Now that the COP14 climate negotiations have gotten underway, thinking about the downturn in the global economy is all the more saliently linked with sustainability. Many economists have been cured of thinking of the environment as an issue that's not attractive for the economy in the short term. One compelling example of how environment considerations can stimulate a speedier transition to health is how China is transitioning from a industry based to a service based economy.
Recent economic numbers have shown that the global recession might actually be contributing to this country's accelerated transformation. The Chinese government recently announced a $586 billion stimulus package to promote a sustainable infrastructure. In order to hold on to healthy GDP growth --China reached double digit GDP growth in recent years-- the country is set to embrace the knowledge industry by steering away from energy-intensive jobs. They build on from what they've been doing in the last three years, when various measures were taken aimed at kick starting energy efficiency as well as new renewable energy projects. The impact of these measures is already beginning to be visible in the wider picture. Says the Guardian Newspaper;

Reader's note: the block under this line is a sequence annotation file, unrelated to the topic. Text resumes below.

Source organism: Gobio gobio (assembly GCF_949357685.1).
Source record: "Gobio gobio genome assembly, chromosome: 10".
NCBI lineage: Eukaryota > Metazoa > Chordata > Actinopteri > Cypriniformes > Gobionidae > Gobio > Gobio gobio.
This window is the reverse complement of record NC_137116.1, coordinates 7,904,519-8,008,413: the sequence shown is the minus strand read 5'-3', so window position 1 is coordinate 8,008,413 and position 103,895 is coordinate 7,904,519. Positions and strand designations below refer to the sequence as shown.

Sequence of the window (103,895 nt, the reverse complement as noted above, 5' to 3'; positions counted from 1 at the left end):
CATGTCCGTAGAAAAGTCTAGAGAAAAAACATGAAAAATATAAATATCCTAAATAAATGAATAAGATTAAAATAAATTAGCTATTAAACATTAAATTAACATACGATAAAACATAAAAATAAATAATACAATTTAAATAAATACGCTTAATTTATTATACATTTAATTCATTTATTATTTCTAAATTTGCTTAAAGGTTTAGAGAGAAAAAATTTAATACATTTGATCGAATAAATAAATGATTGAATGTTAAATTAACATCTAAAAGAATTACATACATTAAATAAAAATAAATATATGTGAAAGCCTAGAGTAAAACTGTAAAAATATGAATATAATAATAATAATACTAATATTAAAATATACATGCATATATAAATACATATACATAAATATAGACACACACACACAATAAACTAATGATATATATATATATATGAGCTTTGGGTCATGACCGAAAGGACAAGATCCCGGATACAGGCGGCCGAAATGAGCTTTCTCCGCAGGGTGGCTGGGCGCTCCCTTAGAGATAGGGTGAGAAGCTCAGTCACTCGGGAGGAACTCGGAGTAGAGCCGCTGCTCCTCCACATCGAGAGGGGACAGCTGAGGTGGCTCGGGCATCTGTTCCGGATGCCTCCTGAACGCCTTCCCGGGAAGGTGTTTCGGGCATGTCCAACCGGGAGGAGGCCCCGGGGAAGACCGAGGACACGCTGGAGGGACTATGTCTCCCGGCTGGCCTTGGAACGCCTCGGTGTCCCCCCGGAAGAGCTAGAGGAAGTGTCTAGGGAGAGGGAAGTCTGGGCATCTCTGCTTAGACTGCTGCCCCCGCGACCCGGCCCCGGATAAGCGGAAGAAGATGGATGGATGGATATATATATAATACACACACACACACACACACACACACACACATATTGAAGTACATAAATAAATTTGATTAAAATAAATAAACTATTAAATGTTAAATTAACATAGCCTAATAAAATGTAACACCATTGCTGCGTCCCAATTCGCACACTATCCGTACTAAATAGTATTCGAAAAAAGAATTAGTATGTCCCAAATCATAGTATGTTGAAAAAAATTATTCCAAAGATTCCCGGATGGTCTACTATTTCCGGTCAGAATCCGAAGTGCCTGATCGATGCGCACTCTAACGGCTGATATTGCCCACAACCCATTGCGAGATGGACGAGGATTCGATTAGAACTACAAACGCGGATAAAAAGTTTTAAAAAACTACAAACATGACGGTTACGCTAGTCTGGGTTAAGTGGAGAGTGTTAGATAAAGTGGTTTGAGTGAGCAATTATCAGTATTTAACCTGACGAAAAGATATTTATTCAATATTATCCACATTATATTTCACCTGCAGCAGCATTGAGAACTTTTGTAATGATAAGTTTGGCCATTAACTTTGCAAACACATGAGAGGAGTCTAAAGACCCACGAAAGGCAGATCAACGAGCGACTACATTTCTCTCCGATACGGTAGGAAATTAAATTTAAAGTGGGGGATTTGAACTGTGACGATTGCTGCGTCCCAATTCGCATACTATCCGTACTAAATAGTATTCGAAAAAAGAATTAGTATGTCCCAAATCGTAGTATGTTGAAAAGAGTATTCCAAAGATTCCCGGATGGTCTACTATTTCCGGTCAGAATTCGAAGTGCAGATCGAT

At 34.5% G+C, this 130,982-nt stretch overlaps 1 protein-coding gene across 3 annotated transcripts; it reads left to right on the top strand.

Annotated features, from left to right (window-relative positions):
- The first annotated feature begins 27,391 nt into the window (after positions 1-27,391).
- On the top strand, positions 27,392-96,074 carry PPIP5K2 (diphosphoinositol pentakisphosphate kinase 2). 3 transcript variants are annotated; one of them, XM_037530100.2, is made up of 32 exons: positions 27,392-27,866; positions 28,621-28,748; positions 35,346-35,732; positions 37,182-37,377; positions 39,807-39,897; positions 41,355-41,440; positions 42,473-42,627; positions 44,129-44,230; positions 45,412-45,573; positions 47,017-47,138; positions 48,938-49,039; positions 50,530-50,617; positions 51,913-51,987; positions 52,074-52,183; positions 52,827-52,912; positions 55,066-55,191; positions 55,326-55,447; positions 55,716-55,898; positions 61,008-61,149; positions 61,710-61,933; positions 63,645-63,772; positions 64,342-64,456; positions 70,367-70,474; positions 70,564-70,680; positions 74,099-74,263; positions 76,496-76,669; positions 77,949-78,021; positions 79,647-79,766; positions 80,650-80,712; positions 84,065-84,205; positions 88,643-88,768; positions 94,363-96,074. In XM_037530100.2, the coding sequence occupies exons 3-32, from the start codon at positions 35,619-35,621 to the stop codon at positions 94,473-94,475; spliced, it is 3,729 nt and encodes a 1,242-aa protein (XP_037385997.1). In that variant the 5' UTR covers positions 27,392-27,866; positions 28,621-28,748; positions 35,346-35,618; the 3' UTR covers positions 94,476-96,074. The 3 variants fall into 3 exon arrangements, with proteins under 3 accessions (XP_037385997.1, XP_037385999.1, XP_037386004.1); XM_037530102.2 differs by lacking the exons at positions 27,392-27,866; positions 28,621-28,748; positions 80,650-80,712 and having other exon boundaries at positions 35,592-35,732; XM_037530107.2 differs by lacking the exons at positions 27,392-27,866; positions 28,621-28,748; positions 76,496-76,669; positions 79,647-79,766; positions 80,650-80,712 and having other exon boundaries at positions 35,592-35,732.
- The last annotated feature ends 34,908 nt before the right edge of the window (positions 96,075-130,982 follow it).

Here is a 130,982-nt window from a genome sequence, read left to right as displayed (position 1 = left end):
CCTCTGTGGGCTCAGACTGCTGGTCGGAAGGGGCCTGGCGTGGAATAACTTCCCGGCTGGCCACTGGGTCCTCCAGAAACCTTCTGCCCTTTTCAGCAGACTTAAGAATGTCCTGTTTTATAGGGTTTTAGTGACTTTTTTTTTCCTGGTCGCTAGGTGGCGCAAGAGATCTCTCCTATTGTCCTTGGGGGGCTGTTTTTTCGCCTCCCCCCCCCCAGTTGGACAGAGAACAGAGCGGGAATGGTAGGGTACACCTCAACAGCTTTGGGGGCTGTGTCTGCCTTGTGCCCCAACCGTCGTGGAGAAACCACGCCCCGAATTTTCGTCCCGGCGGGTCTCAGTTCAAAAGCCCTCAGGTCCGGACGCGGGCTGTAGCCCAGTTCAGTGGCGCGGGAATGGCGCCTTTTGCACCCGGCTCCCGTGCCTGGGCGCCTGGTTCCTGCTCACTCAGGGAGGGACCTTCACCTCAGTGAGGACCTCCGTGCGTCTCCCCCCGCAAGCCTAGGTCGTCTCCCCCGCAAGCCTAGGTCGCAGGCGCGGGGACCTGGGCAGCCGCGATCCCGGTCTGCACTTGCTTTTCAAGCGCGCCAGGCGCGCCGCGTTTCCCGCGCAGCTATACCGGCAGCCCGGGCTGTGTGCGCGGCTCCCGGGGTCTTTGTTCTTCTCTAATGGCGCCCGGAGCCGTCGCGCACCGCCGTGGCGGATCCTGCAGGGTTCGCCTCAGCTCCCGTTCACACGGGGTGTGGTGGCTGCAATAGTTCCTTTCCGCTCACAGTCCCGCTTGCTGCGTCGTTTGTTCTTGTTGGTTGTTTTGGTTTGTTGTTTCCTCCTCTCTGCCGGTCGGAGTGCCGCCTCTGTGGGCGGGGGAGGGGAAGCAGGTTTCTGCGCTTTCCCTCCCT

"China's energy efficiency and renewable energy policies [..] have begun to make a real impact at the provincial and local levels."
And against what you might be expecting, China is being rewarded for promoting sustainability and renewable energy. That's because GDP growth in China's service sector produces more jobs than does the industrial sector. And jobs are what the Chinese need more than anything in this precarious global economic downturn. So the service industry's already bailing them out, generating more new jobs than the industry sector. Talk about return on investment!
So there you go - all the talk of using clean energy investments to reinvigorate the economy ain't fuzzed up hot air; it's realism at its best.
The Chinese want to spend 70 billion, or 12% of the entire stimulus package on energy efficiency and environmental improvements. A further 70 billion is dedicated to electricity grid improvements and the railways are going to receive a $85 billion facelift. That's a pretty shiny example which hopefully encourages other nations to also come up with creative ideas to tackle the global warming crisis.